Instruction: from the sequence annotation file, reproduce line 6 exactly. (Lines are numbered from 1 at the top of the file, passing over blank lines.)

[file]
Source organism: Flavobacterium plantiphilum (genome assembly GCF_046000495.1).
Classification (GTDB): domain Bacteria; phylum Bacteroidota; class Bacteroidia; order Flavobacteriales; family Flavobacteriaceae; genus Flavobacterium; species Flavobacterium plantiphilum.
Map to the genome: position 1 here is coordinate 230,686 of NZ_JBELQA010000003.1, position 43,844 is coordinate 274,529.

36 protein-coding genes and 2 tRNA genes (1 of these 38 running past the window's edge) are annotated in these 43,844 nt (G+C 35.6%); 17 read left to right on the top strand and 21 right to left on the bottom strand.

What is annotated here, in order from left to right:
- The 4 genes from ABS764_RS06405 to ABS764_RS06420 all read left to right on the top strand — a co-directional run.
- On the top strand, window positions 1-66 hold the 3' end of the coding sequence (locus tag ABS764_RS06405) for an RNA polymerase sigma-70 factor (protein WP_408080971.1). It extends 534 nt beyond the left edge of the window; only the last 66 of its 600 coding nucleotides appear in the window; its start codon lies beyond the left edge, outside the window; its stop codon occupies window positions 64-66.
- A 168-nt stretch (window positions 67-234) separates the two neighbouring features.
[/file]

- The 4 genes from ABS764_RS06405 to ABS764_RS06420 all read left to right on the top strand — a co-directional run.